by Steven Ertelt
August 30, 2005
Washington, DC (LifeNews.com) — Attorney General Alberto Gonzales said Tuesday that it is "appropriate" for members of the Senate Judiciary Committee to ask Supreme Court nominee John Roberts about his views on abortion. Members of the committee hope to pin down Roberts’ views on abortion and Roe v. Wade in light of memos he wrote while working for the Reagan and first Bush administrations.
"I suppose that might be a question that would certainly be appropriate to ask, and he may choose to answer that question," Gonzales told USA Today about an abortion question.
Gonzales warned, however, that Roberts views on the controversial topic may not reflect how he would rule once on the Supreme Court.
"I would caution everyone to remember that a judge’s personal view about an issue may tell you absolutely nothing about his or her views about that issue as a legal member," Gonzales added.
Gonzales also said members of the committee should not ask Roberts about cases that may come before the nation’s high court.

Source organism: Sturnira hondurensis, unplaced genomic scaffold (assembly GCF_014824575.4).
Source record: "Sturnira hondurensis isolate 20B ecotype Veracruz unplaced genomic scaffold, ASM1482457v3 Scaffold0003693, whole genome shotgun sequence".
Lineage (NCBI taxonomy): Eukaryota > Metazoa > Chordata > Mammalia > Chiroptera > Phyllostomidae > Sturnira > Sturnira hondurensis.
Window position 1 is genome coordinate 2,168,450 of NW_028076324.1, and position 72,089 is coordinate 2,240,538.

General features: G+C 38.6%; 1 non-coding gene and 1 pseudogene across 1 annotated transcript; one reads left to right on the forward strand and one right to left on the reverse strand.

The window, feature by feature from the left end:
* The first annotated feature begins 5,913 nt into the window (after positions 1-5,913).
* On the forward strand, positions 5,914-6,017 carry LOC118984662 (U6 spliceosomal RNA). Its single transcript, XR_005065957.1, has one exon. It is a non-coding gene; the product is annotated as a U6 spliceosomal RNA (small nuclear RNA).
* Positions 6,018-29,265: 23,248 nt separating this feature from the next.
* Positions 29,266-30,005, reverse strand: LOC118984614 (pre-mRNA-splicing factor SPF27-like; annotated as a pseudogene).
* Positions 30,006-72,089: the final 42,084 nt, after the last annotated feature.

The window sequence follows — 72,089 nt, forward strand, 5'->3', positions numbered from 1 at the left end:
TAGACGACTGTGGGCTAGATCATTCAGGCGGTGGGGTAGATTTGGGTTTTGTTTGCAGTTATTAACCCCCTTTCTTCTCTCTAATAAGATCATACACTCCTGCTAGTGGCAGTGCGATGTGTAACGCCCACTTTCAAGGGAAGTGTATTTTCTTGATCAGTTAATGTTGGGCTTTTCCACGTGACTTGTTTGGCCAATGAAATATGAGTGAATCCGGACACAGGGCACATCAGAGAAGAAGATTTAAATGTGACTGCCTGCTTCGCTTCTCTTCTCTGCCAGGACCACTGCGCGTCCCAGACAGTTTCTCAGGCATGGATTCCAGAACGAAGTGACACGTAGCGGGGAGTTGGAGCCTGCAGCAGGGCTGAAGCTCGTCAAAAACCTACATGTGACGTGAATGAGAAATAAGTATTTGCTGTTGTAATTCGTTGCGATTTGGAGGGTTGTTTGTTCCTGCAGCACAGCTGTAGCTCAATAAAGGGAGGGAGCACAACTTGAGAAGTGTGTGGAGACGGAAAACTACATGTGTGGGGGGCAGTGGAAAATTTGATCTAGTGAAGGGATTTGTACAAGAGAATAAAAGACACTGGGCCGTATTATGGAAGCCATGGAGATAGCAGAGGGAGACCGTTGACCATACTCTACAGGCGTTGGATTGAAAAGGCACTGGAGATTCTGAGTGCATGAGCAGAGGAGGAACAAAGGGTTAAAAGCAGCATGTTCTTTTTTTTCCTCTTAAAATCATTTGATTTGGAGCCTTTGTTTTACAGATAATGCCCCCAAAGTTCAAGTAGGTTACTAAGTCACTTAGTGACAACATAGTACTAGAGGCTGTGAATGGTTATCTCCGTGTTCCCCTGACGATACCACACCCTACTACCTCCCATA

When asked if Roberts should discuss whether Roe v. Wade was correctly decided, Gonzales said Roberts "may be in a position" to answer the question.
He also said that Roberts "will seek to assure the American people that he will be fair and open-minded, that he understands what his role is as a judge in our system of government: not to legislate, not to execute laws but to apply the law."
As an appeals court judge, Roberts has never had an opportunity to rule on the issue of abortion. However, he wrote a memo during his service as deputy solicitor general for the former Bush administration in which he said Roe v. Wade was wrongly decided and should be overturned.
Meanwhile, groups supporting and opposing Roberts have increased their campaigns on the airwaves and on the ground.
Progress for America on Tuesday announced a $400,000 national television ad campaign set to begin Wednesday that supports Roberts. The ads defend Roberts’ right to refuse to answer certain questions, including those on the issue of abortion.
Alliance for Justice on Tuesday announced its formal opposition to Roberts’ nomination after releasing a report criticizing the nominee’s record on issues like abortion.
Roberts’ nomination hearings are slated to begin September 6 and he will deliver an opening statement then. On successive days, Republica and Democrat members of the committee will grill the nominee on numerous legal issues.